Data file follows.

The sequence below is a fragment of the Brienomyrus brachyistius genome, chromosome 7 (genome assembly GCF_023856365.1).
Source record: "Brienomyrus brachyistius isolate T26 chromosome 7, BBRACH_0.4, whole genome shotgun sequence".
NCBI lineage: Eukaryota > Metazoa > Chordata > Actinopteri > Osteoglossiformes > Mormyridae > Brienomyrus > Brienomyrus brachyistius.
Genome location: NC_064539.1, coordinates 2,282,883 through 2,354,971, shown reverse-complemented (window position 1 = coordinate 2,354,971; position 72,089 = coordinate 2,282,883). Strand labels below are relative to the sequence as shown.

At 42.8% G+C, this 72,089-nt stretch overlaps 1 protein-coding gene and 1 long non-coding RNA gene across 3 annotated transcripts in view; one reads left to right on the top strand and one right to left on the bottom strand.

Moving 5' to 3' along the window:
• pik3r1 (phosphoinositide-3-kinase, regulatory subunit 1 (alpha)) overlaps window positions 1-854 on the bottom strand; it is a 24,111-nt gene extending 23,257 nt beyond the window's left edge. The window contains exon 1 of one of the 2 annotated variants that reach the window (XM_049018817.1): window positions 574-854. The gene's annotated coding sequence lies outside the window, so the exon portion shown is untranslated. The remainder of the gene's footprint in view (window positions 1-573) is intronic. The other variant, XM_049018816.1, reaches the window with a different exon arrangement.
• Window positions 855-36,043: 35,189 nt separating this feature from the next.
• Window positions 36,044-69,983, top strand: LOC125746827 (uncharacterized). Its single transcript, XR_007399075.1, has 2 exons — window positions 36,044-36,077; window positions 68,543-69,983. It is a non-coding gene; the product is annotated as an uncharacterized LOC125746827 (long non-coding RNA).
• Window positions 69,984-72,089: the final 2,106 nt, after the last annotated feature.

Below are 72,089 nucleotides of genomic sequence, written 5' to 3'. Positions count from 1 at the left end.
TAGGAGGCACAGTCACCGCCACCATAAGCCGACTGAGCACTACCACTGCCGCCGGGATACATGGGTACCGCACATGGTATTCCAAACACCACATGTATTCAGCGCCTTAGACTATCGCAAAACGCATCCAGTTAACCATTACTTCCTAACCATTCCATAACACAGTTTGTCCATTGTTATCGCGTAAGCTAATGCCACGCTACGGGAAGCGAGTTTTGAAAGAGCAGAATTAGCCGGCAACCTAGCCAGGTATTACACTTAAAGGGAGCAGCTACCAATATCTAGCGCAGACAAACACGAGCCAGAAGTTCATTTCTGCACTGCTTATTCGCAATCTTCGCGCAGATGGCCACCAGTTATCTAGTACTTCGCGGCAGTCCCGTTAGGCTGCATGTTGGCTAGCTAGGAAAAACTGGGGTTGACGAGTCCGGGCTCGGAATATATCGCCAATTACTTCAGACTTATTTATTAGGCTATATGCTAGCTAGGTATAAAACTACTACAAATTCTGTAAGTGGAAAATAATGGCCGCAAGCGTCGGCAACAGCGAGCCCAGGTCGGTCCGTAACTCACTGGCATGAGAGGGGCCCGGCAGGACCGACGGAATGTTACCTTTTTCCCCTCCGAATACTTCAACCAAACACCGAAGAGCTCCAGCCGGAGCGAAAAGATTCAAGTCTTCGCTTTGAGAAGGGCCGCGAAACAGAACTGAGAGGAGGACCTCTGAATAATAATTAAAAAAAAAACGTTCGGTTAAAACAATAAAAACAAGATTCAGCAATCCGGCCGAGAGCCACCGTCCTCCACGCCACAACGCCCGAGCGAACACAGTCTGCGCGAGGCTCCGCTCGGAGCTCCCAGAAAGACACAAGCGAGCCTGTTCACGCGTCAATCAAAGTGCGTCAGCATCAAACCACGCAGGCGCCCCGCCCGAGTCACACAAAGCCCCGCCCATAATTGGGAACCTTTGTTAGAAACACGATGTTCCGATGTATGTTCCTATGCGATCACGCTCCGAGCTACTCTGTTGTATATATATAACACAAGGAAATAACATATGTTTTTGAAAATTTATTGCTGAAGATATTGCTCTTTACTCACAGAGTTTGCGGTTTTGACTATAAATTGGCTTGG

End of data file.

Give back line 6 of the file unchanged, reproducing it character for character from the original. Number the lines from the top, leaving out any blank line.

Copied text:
Moving 5' to 3' along the window: